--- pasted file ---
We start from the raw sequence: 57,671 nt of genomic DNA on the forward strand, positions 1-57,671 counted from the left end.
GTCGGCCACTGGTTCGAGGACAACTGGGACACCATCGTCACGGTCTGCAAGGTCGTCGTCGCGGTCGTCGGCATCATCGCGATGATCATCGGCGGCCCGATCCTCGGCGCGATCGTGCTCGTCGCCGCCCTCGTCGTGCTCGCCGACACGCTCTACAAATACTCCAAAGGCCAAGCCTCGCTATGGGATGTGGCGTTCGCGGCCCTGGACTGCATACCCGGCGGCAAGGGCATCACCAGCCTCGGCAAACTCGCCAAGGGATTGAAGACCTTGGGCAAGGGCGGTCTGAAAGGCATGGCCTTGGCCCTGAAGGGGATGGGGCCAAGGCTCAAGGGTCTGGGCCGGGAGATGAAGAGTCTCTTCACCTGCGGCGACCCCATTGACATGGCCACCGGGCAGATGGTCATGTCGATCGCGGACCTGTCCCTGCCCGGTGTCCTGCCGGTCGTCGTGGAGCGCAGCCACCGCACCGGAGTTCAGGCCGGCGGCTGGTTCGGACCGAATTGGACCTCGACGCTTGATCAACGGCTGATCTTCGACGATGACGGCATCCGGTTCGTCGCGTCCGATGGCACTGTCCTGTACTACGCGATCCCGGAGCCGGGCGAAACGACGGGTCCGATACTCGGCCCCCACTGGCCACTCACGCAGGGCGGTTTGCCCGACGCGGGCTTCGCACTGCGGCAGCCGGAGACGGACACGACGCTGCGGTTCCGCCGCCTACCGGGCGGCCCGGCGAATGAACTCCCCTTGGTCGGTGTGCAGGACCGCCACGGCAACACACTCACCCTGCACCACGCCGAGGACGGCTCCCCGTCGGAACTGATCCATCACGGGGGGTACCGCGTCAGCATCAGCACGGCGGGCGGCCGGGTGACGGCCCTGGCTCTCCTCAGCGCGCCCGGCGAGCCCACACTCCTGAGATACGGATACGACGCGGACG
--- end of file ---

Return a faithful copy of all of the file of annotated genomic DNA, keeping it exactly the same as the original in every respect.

We start from the raw sequence: 57,671 nt of genomic DNA on the forward strand, positions 1-57,671 counted from the left end.
GTCGGCCACTGGTTCGAGGACAACTGGGACACCATCGTCACGGTCTGCAAGGTCGTCGTCGCGGTCGTCGGCATCATCGCGATGATCATCGGCGGCCCGATCCTCGGCGCGATCGTGCTCGTCGCCGCCCTCGTCGTGCTCGCCGACACGCTCTACAAATACTCCAAAGGCCAAGCCTCGCTATGGGATGTGGCGTTCGCGGCCCTGGACTGCATACCCGGCGGCAAGGGCATCACCAGCCTCGGCAAACTCGCCAAGGGATTGAAGACCTTGGGCAAGGGCGGTCTGAAAGGCATGGCCTTGGCCCTGAAGGGGATGGGGCCAAGGCTCAAGGGTCTGGGCCGGGAGATGAAGAGTCTCTTCACCTGCGGCGACCCCATTGACATGGCCACCGGGCAGATGGTCATGTCGATCGCGGACCTGTCCCTGCCCGGTGTCCTGCCGGTCGTCGTGGAGCGCAGCCACCGCACCGGAGTTCAGGCCGGCGGCTGGTTCGGACCGAATTGGACCTCGACGCTTGATCAACGGCTGATCTTCGACGATGACGGCATCCGGTTCGTCGCGTCCGATGGCACTGTCCTGTACTACGCGATCCCGGAGCCGGGCGAAACGACGGGTCCGATACTCGGCCCCCACTGGCCACTCACGCAGGGCGGTTTGCCCGACGCGGGCTTCGCACTGCGGCAGCCGGAGACGGACACGACGCTGCGGTTCCGCCGCCTACCGGGCGGCCCGGCGAATGAACTCCCCTTGGTCGGTGTGCAGGACCGCCACGGCAACACACTCACCCTGCACCACGCCGAGGACGGCTCCCCGTCGGAACTGATCCATCACGGGGGGTACCGCGTCAGCATCAGCACGGCGGGCGGCCGGGTGACGGCCCTGGCTCTCCTCAGCGCGCCCGGCGAGCCCACACTCCTGAGATACGGATACGACGCGGACG